COPGNY seeks "to gather leaders in an upper room prayer experience with Jesus," said Pier, who has been involved with the organization in New York City since 1991.



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January 30 - 'We are approaching a nuclear peak'
Article: Wars And Rumors Of Wars

Iran is approaching a new "nuclear peak," Iranian President Mahmoud Ahmadinejad said Wednesday but did not specify what kind of peek he might be referring to.
He also urged Western powers to help build nuclear power plants in his country, saying it would be "too late" if they did not decide to do so immediately, Iranian state television reported.

Speaking to a crowd on a visit to the southern port of Bushehr, where Iran's first light-water nuclear power plant is being built by Russia, Ahmadinejad urged other countries to participate as well.

"If you will not come, this nation will build nuclear plants based on its own resources and when you come some four years later it will reject your request and then not give you any opportunity," he said in a live television speech.

"I am addressing leaders of two or three powers; do you remember I sent you a message and told you to stop being stubborn? If you think that you can block the progress of the Iranian nation, you are wrong."



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January 28 - WEF meeting closes with call for collaborative leadership
Article: One World Government

THE WORLD Economic Forum Annual Meeting 2008 closed today with a call by business, government and civil society leaders for a new brand of collaborative and innovative leadership to address the challenges of globalisation, particularly the pressing problems of conflict - especially in the Middle East, terrorism, climate change and water conservation.
"Globalisation is forcing changes in how people collaborate in a fundamental way," said former British Prime Minister Tony Blair. "Globalisation is not going to go away - the question is what kind of globalisation do we have," said Daniel Yergin, chairman of Cambridge Energy Research Associates (CERA).
According to Indra K Nooyi, chairman and chief executive officer of PepsiCo and an annual meeting co-chair, companies today have to be engaged in society, particularly on environmental issues. It is critical to running a business. Companies "really do believe we should be good corporate citizens," asserted another co-chair, James Dimon, chairman and chief executive officer of international banking group JP Morgan Chase & Co.
Panelists also expressed hope that a resolution to the Israeli-Palestinian conflict will be reached by the end of 2008. "I am confident that we will have a resolution this year," said Nobel Peace Prize laureate Elie Wiesel, who is Professor in the Humanities at Boston University.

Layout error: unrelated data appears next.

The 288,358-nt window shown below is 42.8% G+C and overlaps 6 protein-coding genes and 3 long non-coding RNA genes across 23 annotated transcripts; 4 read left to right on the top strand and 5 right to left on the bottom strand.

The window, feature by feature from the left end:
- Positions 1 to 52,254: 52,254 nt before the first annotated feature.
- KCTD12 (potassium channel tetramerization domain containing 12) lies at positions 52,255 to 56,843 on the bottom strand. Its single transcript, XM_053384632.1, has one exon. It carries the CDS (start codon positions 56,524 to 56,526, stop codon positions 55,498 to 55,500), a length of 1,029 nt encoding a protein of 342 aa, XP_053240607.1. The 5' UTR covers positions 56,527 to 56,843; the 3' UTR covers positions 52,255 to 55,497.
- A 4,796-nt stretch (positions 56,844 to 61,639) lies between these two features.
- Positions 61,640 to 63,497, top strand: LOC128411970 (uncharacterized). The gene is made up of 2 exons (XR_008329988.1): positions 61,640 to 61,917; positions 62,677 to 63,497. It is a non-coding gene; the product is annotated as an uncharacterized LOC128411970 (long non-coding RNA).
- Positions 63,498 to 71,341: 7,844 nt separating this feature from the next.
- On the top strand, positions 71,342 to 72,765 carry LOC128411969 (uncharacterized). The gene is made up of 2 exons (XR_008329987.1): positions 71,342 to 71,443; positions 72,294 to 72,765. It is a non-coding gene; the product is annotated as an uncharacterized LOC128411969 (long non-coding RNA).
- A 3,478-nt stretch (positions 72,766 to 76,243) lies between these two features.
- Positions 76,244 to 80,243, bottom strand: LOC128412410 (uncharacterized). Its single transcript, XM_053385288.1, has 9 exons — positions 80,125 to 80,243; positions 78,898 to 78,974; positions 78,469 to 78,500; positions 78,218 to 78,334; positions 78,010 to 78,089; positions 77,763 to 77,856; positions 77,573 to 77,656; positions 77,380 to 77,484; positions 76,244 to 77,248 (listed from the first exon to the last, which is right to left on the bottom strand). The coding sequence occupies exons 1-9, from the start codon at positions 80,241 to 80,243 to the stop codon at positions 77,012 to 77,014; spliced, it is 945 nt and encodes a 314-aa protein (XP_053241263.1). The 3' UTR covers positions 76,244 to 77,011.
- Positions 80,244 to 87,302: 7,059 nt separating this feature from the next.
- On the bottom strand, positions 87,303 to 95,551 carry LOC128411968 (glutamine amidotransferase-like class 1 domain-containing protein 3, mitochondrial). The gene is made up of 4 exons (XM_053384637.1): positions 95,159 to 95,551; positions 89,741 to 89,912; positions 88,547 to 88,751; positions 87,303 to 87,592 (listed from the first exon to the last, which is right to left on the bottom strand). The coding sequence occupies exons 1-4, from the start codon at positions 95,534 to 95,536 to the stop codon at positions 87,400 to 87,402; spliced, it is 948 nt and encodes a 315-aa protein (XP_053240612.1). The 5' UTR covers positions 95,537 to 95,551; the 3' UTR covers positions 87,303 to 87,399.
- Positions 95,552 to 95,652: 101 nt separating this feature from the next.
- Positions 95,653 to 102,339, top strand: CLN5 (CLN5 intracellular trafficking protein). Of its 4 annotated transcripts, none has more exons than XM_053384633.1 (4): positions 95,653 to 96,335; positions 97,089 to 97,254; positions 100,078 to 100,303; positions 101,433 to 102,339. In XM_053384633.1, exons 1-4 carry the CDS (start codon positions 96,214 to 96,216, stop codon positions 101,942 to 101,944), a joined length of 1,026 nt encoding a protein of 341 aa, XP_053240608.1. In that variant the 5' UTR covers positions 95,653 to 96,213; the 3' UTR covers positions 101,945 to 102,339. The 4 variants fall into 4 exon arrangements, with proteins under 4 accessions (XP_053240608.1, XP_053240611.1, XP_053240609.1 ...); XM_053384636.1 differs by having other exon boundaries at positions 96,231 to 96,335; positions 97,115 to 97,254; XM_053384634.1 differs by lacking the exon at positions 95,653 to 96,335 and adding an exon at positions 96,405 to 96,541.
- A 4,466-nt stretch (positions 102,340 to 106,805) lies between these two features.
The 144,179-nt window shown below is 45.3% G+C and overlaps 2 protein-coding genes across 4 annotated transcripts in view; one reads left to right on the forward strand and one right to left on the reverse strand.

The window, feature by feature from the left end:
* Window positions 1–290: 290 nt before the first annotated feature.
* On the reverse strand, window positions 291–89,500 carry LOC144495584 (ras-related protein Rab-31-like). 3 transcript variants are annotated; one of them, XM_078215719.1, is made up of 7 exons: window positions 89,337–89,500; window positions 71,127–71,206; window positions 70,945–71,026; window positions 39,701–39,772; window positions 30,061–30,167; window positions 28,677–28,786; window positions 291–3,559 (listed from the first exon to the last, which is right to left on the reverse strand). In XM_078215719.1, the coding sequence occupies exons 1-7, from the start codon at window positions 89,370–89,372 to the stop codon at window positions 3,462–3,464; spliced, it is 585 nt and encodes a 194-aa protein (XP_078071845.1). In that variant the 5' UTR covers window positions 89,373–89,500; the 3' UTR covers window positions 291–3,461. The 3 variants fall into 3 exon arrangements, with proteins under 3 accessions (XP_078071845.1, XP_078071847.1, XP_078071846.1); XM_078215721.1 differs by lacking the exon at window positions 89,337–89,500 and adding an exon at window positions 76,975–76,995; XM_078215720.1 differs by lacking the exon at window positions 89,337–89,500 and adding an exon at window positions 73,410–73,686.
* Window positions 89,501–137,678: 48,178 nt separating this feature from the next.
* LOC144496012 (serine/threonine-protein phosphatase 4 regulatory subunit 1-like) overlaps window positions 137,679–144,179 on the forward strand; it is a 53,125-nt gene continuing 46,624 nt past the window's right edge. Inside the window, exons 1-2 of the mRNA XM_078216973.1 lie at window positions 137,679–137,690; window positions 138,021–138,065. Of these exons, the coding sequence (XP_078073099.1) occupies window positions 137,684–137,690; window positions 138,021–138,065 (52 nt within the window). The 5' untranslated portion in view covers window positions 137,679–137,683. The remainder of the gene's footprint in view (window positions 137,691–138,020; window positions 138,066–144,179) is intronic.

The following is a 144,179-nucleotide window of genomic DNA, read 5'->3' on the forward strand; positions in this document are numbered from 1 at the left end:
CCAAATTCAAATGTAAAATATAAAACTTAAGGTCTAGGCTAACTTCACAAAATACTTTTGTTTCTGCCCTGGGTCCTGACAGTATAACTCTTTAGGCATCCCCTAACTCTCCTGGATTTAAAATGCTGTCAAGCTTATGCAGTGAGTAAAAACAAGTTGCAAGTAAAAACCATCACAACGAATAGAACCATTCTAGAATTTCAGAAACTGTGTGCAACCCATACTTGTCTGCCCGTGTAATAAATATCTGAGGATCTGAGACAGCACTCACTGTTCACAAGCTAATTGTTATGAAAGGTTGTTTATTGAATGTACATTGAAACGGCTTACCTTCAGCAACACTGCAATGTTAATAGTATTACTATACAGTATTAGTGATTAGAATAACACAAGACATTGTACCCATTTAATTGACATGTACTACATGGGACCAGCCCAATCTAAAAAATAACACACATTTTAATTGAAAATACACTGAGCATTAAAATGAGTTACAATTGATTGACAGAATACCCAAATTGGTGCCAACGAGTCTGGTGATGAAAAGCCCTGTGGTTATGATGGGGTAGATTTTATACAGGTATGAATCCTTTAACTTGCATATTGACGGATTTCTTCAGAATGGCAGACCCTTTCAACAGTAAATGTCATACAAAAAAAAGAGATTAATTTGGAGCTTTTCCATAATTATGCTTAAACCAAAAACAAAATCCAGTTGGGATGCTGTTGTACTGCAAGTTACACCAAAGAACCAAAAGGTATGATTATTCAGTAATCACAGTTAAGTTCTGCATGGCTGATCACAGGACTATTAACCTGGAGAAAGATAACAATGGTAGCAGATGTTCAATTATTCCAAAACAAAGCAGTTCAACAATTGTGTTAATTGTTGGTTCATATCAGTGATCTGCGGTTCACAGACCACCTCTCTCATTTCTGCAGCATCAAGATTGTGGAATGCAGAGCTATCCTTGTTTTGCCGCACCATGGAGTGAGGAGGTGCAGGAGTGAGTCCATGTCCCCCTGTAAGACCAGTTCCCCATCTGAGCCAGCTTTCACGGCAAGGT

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January 25 - Devotion to Her has long been a Controversial Affair
Article: Roman Catholic Church And The Last Days

The Virgin Mary attained cult status in the earliest centuries of the fledgling Christian church. And despite a concerted effort begun by the Vatican 40 years ago to de-emphasize her, the mother of Jesus remains a powerful, albeit polarizing, force within the Catholic Church. The church's liberal wing claims the Mary cult is an unnecessary anachronism. Others-mainly conservative Catholics-argue that Mary is as popular as ever and want her reinstated as the Queen of Heaven.

"Ancient people needed a feminine figure in their worship," Boss says. "They were used to having goddesses." Moreover, virgin births of gods figured prominently in many ancient myths. And pioneering Christians often piggybacked on paganism to speed conversion. They built churches where pagan temples once stood and often proclaimed holy days that coincided with past pagan celebrations. Marian devotion went into overdrive in the Roman west in 431, after the Council of Ephesus agreed that Mary should be called Theotokos (Mother of God) rather than Christotokos (Mother of Christ). To be sure, there were dissenters who considered the title blasphemous. Nestorius, an early leader of the church in Constantinople, protested that God has always been, so he couldn't have a human mother.


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January 30 - Ahmadinejad: Israel has reached its 'final stage'
Article: Wars And Rumors Of Wars

Iranian President Mahmoud Ahmadinejad said Wednesday that the State of Israel, established 60 years ago this year, has reached the "final stage" before its destruction. And he called on the West to accept the fact of the Jewish state's "imminent collapse."

Ahmadinejad, who has repeatedly threatened Israel with destruction, chose to make his comments while touring the town of Bushehr, where Russia is currently constructing a nuclear reactor for Iran.

Earlier this week Israeli Defense Minister Ehud Barak publicly aired his belief that the Iranians are already working to build nuclear warheads for the surface-to- surface missiles.

"What we have right now is the last chapter, which the Palestinians and regional nations will confront and eventually turn in Palestine's favor," the Iranian leader said in a nationally televised message.